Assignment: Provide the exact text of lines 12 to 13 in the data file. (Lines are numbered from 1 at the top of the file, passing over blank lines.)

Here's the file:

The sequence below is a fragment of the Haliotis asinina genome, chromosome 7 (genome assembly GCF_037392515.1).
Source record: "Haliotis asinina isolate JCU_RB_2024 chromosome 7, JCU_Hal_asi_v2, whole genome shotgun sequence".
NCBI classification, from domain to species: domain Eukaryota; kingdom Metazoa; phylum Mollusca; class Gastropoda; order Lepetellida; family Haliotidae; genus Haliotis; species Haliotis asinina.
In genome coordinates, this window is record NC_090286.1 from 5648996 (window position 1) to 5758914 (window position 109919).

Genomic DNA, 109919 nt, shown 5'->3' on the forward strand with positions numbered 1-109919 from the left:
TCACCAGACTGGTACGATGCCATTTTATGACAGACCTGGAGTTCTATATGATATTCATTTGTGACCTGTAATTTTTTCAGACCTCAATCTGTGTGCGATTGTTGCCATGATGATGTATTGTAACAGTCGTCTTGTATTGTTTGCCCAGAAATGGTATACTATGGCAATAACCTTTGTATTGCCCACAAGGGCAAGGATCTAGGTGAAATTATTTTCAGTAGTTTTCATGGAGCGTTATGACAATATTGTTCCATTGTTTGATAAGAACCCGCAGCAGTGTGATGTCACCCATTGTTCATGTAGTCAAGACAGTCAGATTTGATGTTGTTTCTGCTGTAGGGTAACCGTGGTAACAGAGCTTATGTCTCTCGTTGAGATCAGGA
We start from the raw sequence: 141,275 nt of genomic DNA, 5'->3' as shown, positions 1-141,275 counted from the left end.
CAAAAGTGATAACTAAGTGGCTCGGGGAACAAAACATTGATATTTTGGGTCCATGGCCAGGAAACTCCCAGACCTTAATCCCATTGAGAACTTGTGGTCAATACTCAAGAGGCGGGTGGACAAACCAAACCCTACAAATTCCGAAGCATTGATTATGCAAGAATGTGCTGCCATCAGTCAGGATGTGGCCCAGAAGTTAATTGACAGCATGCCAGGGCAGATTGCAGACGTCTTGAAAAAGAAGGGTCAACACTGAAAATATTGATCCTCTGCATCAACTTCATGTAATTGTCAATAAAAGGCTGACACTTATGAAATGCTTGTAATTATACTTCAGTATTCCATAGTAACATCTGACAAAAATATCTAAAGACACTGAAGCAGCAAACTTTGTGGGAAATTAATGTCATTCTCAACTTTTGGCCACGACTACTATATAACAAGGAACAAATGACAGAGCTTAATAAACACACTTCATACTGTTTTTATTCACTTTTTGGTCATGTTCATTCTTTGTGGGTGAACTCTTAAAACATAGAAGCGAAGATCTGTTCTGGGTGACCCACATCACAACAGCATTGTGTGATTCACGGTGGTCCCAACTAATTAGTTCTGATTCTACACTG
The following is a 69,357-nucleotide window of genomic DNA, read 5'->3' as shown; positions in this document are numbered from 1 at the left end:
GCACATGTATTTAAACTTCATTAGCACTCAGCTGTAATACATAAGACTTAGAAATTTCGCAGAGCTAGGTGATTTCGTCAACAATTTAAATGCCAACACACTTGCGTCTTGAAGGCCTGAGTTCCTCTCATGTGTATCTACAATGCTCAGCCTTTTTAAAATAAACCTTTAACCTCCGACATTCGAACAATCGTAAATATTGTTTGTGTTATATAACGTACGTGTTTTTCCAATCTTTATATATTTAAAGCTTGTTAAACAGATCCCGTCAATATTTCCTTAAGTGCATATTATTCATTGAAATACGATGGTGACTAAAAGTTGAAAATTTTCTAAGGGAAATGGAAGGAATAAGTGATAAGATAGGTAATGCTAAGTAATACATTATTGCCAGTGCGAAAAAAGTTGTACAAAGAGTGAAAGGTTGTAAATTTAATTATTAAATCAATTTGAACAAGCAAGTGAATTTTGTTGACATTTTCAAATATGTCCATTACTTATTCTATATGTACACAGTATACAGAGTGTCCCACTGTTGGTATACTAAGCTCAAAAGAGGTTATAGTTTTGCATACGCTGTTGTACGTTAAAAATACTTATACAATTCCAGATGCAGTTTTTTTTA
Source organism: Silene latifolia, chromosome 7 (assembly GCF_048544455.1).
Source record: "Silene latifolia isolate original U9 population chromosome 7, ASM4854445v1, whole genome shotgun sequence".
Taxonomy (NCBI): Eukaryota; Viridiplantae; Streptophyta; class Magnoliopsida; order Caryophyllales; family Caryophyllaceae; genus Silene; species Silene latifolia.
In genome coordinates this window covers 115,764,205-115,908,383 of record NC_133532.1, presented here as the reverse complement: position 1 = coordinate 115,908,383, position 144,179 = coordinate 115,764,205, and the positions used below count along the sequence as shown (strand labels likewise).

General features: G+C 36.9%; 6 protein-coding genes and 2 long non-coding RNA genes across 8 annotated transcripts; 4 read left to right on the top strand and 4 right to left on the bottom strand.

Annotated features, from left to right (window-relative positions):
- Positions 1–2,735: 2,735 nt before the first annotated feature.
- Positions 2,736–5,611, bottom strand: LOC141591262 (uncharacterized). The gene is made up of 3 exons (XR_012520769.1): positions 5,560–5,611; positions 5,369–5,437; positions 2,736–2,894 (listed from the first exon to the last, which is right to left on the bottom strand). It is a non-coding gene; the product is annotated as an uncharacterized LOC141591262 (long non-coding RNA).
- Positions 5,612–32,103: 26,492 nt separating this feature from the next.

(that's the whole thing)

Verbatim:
Source record: "Silene latifolia isolate original U9 population chromosome 7, ASM4854445v1, whole genome shotgun sequence".
Taxonomy (NCBI): Eukaryota; Viridiplantae; Streptophyta; class Magnoliopsida; order Caryophyllales; family Caryophyllaceae; genus Silene; species Silene latifolia.